RICHMOND, Va. (AP) — If you're feeling buried by nasty political ads from your television, there's good reason.
A Virginia Public Access Project analysis shows that independent groups have already bought more than $37 million in ads for this year's campaigns in swing-state Virginia.
That's more than a tenfold increase in the amount of outside money that poured into Virginia in the presidential race of 2008.
Virginia is one of a handful of battleground states, one where polling shows a deadlocked race not only between Democratic President Barack Obama and Republican Mitt Romney, but also in the U.S. Senate race between Republican George Allen and Democrat Tim Kaine, a race that could determine partisan control of the Senate.
Obama in 2008 was the first Democrat to carry Virginia in a presidential race in 44 years. Democrats are determined to keep the state's 13 electoral votes for Obama, and Republicans are just as determined to restore the dominance they had enjoyed since 1964.
The analysis by VPAP, an independent, nonpartisan and nonprofit tracker of political cash in Virginia politics, shows that about half of the independent groups that have put money into the races don't disclose their donors. At the foundation of VPAP's data is information gleaned from the public records of broadcast television stations that serve Virginia markets.
That's a figure that has ballooned since the last presidential election because of the Supreme Court's 2010 ruling that restrictions on corporate or union spending in election were unconstitutional.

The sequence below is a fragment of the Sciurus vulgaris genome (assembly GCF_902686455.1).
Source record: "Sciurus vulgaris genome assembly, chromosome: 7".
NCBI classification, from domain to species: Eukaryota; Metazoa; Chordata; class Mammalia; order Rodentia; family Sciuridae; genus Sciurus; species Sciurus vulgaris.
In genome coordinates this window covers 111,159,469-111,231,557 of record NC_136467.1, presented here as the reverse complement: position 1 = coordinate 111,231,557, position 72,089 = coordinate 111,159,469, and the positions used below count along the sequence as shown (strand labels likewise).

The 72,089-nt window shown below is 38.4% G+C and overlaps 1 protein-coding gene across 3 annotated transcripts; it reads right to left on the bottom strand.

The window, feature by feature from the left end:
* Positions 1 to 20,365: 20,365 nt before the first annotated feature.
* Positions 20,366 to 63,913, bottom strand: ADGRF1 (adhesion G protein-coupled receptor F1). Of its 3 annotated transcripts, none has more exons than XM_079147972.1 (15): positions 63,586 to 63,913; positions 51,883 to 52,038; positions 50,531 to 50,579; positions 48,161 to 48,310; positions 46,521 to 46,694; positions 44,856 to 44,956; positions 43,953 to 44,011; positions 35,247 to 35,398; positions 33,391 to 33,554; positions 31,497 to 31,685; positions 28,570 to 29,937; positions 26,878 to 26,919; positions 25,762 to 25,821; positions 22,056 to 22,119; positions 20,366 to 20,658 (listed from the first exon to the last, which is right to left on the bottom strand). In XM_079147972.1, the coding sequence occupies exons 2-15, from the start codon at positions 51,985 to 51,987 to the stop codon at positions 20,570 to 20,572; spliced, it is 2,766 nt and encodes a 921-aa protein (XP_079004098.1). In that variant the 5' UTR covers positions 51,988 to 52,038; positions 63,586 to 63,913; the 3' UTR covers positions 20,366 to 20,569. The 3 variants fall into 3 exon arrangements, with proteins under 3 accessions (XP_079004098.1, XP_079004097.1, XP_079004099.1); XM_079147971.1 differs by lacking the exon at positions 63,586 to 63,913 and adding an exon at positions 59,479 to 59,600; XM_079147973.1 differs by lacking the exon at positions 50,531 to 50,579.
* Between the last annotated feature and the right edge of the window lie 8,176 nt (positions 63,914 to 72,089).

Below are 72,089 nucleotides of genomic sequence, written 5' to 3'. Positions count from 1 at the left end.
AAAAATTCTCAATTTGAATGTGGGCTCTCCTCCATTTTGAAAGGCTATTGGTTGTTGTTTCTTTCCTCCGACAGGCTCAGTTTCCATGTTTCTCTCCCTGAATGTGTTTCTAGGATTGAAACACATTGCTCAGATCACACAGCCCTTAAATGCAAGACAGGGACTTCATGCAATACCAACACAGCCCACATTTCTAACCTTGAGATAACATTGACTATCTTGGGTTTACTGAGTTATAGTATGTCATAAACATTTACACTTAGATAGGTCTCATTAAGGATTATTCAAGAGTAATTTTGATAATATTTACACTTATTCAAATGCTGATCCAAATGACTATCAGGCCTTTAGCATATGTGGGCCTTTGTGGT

That unlocked billions of corporate dollars and unlimited cash from wealthy individuals to influence politics through "super PACs." Some disclose their donors to the Federal Election Commission, but those with nonprofit affiliates don't report to the FEC and don't have to identify their benefactors. Overwhelmingly, the independent big money has favored conservatives and opposed Democrats.
Conservative or pro-Republican outside groups have put up three times the cash as liberal or pro-Democratic ones.
Sibling groups from the right guided by former George W. Bush adviser Karl Rove together account for half the spending. Crossroads GPS, a nonprofit social welfare organization which doesn't disclose its donors, has spent $12.6 million, or 33 percent of the total; American Crossroads, which does disclose, spent $6 million, or 16 percent. A conservative group that does disclose its contributors, Restore Our Future, ranked third among independent spenders at nearly $4 million.
And even more of the independent political ads are coming soon to your television. VPAP's data show that outside groups have reserved $7 million worth of paid TV time in October.
Virginia Public Access Project Analysis: http://www.vpap.org/updates/show/1046